On the other hand, it could be worse. We could be Europe.

Bunny on, alors.

Thursday, November 02, 2006

The Barista Diaries

Day Seventeen

We have gone into hiding in the jungle. Government soldiers came to the village following the scent of our espresso maker. Maria told them it was for steaming laundry and the fools believed her. Carlos and I hid near an ant’s nest, brewing what was left of the chicory. Maria later joined us. We are guerillas now.

Day Thirty Two

The soldiers use helicopters to seek us out but we are not found. We make Café Americanos to spite them and hope that our Yanqui friends come to our aid. Juan has come to join what can now only be called a small troupe of barista revolutionaries. At night, Maria and I lie beneath the stars, dreaming of days when we sipped mocha lattes on the sidewalks of the capital. It is all so far away now. Each day we hear stories of weak, percolated coffee being served without excuse to our poor, oppressed people. We talk of bringing change. Then Carlos becomes jittery as he has drank three cups already and the sun is not yet over the tips of the trees.

Day Sixty Seven

The bastards! They scald milk and dare to pour it into weak, watery brew that they call coffee! There are no thermometers, they steam until the froth slops over their pitchers it dirty, lazy waves. They do not wipe their steaming nozzles. They are pigs, these so called government baristas. Our people are docile, tired and quiet. There is no caffeine.
Estevan has joined what can only be called a brigade now. We still hide in the jungle but the people of the villages smuggle beans out to us. We are stocking. We build caves and tunnels in which we hide our tools of rebellion. Burr grinders, run only during the rains to hide the sound. Grounds that we pack with cocaine so that the dogs do not smell them. Maria and I talk of one day going back to the capital, brewing in full view of the presidential palace. Maybe some day. Maybe.

Day One Hundred Ninety Nine

The cursed Yanquis have betrayed us! We have news from the capital of a siete-once that sells what they call coffee but is just hot water shown a picture of a bean. This is an outrage! We prayed so many nights that the Americanos would come to liberate us, pour this government swill into the river as they once did. Now we are betrayed. We can no longer look to el norte for favor. We must take the fight into our own hands. We must become revolutionaries!

Day Two Hundred Twelve

We have moved deeper into the jungle. We are training now. Carlos can force a single shot in eighteen seconds and reload in three. He tamps ground beans nightly, turns them out of the filters and tamps them again. He tells me that he hopes to draw a double under fire and still offer a single flavor shot, no matter how thick the air is with lead and touristas seeking an afternoon cappuccino. Maria steals our milk. You must steam until your hands are blistered, she tells us. Our people demand lattes worthy of their toils. The government expects them to work in the fields, the factories, the shipyards and come home to espresso without even lemon for zest. The revolution (the word is first on her lips but none of us denies it) will bring back their dignity, their pride and their coffee. Long live the revolution. A Bolivian Marxist has joined our band. Che hopes one day to have a soccer arena named after him. Che Stadium, named after the famed Bolivian revolutionary: Che Stadium, he tells us over and over and over again until Maria hits him with a brew pot. This renders him unconscious and gives us momentary peace.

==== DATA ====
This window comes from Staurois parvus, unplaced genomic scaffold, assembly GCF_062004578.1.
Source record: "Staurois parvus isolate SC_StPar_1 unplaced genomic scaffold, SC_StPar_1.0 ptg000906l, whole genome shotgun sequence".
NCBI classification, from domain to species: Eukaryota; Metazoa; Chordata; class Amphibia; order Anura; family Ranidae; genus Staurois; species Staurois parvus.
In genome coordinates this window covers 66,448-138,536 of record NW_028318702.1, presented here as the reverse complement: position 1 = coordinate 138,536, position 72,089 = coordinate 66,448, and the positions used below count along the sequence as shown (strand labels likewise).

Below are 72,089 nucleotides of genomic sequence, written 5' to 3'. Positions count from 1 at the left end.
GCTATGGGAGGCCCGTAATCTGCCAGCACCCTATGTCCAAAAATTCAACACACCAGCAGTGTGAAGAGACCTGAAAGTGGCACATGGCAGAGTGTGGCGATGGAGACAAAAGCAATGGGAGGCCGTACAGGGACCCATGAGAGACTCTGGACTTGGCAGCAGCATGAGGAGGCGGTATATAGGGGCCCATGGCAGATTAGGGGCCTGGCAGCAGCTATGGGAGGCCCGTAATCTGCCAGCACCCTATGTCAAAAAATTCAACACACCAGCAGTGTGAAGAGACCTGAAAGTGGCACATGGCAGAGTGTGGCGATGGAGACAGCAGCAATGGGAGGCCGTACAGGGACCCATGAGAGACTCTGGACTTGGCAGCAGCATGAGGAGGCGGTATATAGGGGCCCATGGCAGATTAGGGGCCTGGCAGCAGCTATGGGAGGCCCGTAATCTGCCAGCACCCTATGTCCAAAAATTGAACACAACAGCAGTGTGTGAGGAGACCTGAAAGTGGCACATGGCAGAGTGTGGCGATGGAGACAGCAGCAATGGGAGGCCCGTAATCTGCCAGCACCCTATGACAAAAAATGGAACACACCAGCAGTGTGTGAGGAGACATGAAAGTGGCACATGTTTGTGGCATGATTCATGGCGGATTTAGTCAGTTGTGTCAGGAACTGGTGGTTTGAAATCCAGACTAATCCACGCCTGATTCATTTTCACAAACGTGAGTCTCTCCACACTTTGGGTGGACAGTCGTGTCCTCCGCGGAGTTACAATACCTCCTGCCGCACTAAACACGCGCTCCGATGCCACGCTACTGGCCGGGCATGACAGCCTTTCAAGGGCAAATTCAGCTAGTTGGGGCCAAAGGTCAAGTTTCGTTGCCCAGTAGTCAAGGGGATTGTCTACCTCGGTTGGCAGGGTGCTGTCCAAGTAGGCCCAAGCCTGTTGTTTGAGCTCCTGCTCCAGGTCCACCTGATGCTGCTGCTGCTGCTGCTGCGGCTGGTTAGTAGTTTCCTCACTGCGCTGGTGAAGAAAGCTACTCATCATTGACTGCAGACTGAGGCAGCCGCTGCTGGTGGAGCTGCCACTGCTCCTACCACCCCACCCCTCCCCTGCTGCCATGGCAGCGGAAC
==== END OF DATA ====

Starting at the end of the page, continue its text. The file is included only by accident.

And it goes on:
Day Four Hundred

There is discontent in the streets. The Americanos have opened a Starbucks and now they fight amongst each other. There are cracks in their wall through which we may now crawl. If we can get the airtight containers of Arabica through. Soldiers are everywhere…

Day Six Hundred Twelve

Dr. Santiago, who found that our water was three grains too hard for optimal oil release at two hundred five degrees and carbon filtered the stream for optimum brew strength has been arrested. He was in the capital and soldiers took him away. We think he is in the central prison. Maria prays nightly that his fate is not the same as the thousands of young men and women of our country. The ones who’s mothers dance daily for them in the market square. They are called “Los Decaffeinistas” We weep for them. This revolution must come and soon.

Day Nine Hundred Forty

We approach the capital. There is disarray and anarchy everywhere. The government soldiers are retreating, falling back. There is talk that, as we approach, they shed their uniforms and claim they have always been tea merchants. They can no longer assure biscotti as we disrupt their supplies each day. We have emerged from the jungle and brew in the market squares of villages in the provinces without fear of attack. Victory is ours! The revolution is here and Maria and I lie in empty governor’s mansions nightly planning for our first steaming cup in the presidential palace. Our people will know justice, honor, and an appropriately blended Café Mocha. Viva El Caffeinistas! Bunny On!